Inherent stability is a concept from aeronautics – it is the tendency of an aircraft to return to an equilibrium when the controls are released by the pilot. Quadcopters are not inherently stable.
Say, you have the quadcopter rolling to the right:
A quadcopter requires active counter manoeuvres to restore it to a stationary hover:
This means the quadcopter is inherently unstable.
A stable system is one where there's a force that pushes the system back towards it's original state when the system is moved from its balance point.
For example, when the driver gets into a car, there's more weight on one side of the car than the other but the car doesn't flip over. The springs on that side of the car compress and push harder on the wheels. The tyres push harder on the ground and the ground pushes back. The extra force from the ground exactly balances the extra weight and (after possibly bouncing for a moment) the car stops moving.
In an unstable system, say a broom balanced vertically, once it moves from the perfect balance point gravity will pull it further away and it accelerates.
For a quadcopter, there is no force that returns it to its original location, holding it horizontal, or even preventing a gradual roll.
Even if the thrust from each motor was exactly the same, and the weight was perfectly balanced, it's very unlikely to be perfectly stationary. If there's even the slight amount of pitch or roll, the angle from horizontal will gradually increase. As the angle increases, the sideways thrust increases and the drone accelerates.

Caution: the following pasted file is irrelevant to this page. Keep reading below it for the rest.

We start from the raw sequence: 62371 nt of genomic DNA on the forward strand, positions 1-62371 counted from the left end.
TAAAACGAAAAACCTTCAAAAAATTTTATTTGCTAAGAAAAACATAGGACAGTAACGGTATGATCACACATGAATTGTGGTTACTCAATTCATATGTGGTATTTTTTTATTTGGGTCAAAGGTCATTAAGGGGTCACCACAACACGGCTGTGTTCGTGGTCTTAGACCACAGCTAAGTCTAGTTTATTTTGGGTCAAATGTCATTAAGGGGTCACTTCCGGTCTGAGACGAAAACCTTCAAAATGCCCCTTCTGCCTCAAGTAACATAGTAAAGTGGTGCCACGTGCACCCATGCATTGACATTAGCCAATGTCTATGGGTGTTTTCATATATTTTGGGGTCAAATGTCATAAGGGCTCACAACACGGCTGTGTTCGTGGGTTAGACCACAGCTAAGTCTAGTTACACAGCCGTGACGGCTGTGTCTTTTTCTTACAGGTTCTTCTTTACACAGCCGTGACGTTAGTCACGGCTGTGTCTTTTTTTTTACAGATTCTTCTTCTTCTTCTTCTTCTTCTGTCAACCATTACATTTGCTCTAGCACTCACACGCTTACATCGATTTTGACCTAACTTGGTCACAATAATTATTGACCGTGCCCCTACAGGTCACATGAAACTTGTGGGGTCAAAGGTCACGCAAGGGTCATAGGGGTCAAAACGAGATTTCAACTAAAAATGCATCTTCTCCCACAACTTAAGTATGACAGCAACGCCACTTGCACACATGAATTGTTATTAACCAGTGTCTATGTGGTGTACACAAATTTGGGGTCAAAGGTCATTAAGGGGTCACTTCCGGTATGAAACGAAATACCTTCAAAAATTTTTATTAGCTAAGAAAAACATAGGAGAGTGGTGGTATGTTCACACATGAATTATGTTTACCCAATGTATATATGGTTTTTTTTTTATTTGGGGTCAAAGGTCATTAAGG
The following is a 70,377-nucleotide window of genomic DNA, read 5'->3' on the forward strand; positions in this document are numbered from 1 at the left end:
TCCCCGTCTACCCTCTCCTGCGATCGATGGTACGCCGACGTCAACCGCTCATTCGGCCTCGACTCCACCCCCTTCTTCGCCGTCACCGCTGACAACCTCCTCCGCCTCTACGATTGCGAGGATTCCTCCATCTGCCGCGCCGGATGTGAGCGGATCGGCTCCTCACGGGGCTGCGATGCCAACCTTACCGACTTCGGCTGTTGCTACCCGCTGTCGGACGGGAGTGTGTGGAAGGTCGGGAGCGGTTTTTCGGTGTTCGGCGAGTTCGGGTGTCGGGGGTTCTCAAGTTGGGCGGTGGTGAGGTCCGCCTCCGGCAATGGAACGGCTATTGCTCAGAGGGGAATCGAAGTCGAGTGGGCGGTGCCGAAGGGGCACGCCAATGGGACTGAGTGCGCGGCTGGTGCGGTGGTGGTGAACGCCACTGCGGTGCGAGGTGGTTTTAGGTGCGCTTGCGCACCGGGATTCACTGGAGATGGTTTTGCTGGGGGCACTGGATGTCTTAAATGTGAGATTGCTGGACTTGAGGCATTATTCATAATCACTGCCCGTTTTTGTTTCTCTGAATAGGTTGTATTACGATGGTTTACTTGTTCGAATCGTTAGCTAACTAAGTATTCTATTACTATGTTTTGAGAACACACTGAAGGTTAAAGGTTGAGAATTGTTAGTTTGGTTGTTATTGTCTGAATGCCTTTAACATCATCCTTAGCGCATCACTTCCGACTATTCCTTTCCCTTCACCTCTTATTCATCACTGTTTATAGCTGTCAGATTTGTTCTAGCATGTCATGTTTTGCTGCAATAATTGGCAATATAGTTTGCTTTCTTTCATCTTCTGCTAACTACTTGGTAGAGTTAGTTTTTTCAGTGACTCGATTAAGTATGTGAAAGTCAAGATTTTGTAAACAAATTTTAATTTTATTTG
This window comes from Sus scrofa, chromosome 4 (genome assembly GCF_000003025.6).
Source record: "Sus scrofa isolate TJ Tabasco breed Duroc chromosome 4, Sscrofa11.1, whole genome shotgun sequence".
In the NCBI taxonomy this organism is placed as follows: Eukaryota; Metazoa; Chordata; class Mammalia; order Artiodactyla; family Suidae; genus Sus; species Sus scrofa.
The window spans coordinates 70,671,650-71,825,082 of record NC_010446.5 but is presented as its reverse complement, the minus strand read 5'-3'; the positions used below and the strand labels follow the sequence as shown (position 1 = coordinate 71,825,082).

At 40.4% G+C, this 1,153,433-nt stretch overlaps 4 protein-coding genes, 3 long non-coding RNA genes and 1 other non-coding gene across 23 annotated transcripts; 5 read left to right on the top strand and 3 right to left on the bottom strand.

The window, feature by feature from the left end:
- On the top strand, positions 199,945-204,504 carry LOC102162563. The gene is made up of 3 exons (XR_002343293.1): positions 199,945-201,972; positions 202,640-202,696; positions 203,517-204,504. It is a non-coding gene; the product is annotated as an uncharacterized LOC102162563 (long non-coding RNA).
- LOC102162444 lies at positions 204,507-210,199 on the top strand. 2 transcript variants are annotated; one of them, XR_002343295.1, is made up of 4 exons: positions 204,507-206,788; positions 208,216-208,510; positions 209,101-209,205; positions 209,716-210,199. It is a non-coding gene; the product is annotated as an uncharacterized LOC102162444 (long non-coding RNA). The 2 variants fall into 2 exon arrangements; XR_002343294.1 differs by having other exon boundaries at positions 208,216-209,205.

So the roll rate is constant, the angle and acceleration increase linearly, the horizontal speed increases faster as the acceleration builds, and the distance from the starting position increases even faster as the speed builds. To the pilot, it looks like the drone is accelerating away from its original position much like the broom falling over.
To a systems engineer, the rotation of the drone is neutrally stable - there are no forces increasing or decreasing the rotation rate. However the speed and position are unstable - once it starts moving, it accelerates.
I should mention that there are second-order (i.e. relatively minor) forces too. If you had a large fin on top of the drone, aerodynamic drag on the fin would return the drone to upright as the speed builds and limit the maximum speed - in practice this isn't useful as it doesn't return the drone to its original position.
It’s not entirely correct, that quadcopters are unstable. Most commercial copters have a center of gravity way below the Propeller plane and thus are actually stable. In contrast to that you want certain aircrafts to be instabile for better agility. For example some jet fighters are unstable and need electronic stabilization even for normal forward flight.